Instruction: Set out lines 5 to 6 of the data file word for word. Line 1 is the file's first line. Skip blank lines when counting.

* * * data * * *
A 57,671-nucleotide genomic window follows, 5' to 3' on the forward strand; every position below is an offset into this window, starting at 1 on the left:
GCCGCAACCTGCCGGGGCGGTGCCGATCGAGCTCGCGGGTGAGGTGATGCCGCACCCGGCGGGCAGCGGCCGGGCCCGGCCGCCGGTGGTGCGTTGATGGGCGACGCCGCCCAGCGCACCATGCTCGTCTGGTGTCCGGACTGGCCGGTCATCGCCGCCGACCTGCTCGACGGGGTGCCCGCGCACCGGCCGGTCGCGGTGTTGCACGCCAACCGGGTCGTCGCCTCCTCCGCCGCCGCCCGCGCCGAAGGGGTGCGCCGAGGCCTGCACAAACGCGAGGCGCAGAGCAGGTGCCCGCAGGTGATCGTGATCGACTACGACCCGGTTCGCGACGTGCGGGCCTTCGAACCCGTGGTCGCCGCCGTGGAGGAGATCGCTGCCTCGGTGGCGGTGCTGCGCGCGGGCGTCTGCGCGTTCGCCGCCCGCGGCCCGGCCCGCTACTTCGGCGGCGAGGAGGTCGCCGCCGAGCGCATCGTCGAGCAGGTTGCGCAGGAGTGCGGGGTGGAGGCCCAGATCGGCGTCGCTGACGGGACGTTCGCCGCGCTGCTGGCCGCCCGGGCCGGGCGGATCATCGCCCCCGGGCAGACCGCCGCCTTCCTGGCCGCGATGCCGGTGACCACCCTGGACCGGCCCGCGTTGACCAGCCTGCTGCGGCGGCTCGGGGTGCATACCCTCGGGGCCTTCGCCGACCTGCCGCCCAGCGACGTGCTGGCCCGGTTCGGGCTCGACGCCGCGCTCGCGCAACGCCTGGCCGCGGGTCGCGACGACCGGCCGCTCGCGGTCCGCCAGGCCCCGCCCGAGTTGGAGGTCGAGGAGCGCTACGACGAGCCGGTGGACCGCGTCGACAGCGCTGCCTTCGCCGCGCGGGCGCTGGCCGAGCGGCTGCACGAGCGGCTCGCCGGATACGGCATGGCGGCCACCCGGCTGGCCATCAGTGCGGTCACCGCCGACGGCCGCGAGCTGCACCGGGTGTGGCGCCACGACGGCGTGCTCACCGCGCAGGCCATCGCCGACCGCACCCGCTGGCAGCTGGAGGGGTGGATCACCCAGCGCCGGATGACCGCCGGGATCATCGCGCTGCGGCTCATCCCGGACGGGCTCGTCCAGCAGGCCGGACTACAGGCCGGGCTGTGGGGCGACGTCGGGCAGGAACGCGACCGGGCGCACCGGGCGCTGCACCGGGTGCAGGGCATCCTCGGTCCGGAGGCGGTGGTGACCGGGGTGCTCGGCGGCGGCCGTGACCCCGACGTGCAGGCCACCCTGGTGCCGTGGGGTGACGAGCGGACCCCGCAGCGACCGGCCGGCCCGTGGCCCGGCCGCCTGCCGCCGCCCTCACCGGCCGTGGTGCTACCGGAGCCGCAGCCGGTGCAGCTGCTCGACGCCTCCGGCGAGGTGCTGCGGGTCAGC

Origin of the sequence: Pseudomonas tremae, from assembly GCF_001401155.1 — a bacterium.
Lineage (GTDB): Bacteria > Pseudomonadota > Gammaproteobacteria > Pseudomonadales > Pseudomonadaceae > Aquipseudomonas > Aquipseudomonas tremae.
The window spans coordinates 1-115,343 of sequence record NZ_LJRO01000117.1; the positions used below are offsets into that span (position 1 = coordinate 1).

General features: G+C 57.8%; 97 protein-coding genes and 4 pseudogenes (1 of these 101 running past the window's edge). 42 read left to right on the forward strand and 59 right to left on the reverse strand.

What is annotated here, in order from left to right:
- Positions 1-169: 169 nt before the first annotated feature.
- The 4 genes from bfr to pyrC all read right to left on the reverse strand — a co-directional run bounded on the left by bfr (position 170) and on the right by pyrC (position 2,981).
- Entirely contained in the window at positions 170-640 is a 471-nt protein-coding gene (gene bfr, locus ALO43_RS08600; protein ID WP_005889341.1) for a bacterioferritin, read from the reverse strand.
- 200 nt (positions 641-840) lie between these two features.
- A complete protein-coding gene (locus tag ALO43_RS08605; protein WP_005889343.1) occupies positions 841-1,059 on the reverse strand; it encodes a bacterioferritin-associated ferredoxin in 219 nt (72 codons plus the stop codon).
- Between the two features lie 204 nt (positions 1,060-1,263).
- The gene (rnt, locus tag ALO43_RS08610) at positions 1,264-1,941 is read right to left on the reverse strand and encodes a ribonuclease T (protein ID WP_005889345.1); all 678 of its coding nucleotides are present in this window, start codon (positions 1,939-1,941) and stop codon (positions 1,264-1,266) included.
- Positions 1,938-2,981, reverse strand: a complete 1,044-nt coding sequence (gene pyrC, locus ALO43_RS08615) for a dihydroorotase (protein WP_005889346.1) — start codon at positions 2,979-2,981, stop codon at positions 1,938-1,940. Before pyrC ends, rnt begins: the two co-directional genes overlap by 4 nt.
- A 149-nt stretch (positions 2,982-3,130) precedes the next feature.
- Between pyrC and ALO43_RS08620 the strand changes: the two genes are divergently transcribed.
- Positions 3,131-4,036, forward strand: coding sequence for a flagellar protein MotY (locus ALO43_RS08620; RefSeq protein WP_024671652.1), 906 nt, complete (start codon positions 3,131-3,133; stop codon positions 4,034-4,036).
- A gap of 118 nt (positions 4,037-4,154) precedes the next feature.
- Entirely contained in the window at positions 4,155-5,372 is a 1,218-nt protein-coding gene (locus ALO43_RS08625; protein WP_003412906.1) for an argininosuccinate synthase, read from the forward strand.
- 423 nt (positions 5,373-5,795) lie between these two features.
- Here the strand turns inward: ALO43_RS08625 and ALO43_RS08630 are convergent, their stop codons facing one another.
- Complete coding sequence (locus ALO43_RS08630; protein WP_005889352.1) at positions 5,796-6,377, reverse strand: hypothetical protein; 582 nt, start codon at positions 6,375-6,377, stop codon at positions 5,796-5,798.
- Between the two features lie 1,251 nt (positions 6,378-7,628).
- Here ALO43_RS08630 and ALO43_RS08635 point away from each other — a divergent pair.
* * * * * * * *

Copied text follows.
The window spans coordinates 1-115,343 of sequence record NZ_LJRO01000117.1; the positions used below are offsets into that span (position 1 = coordinate 1).

General features: G+C 57.8%; 97 protein-coding genes and 4 pseudogenes (1 of these 101 running past the window's edge). 42 read left to right on the forward strand and 59 right to left on the reverse strand.